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Darwin Day Lecture: Social Evolution in Darwin’s World

Date(s) - 11/02/2020 5:30 pm - 7:30 pm
Curtis Auditorium Newcastle NE1 7RU

Robin Dunbar, University of Oxford
Though Darwin was much interested in social behaviour and psychology, he lived in a time when little was known about animal societies. We have since come to appreciate how complex some mammal societies, in particular, can be. In this lecture Professor Dunbar will present some novel ideas on how mammal, primate, and especially human societies have evolved – and why.
Robin Dunbar is Professor of Evolutionary Psychology at the University of Oxford, and a Fellow of Magdalen College, and an elected Fellow of the British Academy. His principal research interests focus on the evolution of sociality (with particular reference to primates and humans). He is best known for the social brain hypothesis, the gossip theory of language evolution, and Dunbar’s Number (the limit on the number of relationships that we can manage). His popular science books include Grooming, Gossip and the Evolution of Language, The Human Story, How Many Friends Does One Person Need? Dunbar’s Number and Other Evolutionary Quirks, and The Science of Love and Betrayal. His latest book, Evolution: What Everyone Needs to Know, will be published in April 2020 by Oxford University Press.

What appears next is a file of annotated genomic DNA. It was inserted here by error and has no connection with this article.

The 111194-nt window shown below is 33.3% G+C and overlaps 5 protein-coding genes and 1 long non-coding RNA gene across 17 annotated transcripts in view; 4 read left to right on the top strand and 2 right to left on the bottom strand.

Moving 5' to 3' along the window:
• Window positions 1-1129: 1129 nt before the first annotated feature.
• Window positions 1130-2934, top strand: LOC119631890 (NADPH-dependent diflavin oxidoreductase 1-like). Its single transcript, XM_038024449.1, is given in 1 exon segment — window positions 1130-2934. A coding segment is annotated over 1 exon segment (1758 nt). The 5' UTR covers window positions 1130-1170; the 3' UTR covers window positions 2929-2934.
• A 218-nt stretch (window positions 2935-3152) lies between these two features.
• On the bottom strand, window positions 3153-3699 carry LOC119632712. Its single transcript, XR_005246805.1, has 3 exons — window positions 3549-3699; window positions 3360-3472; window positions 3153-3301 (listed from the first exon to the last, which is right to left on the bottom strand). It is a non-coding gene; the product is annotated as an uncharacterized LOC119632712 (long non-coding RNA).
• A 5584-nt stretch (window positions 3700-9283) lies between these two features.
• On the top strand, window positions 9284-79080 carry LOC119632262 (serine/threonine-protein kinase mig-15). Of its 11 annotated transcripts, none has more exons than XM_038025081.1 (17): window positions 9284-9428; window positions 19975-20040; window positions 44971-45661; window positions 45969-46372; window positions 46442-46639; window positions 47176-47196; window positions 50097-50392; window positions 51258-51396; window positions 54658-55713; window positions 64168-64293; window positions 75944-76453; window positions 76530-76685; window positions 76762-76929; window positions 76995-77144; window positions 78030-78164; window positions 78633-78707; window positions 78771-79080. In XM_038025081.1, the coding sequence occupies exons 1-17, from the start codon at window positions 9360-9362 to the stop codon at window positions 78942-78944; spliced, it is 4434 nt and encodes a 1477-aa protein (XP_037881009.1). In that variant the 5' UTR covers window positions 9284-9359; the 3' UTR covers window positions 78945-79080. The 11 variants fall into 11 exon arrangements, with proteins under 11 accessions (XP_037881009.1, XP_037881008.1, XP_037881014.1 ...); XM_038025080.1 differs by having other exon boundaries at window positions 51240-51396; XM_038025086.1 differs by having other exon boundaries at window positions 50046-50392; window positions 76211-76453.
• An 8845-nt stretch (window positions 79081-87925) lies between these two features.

There will be no charge for this lecture, which is part of the Insights series of public lectures.
The Curtis Auditorium is on the main Newcastle University campus, a short distance from the Haymarket Metro station.

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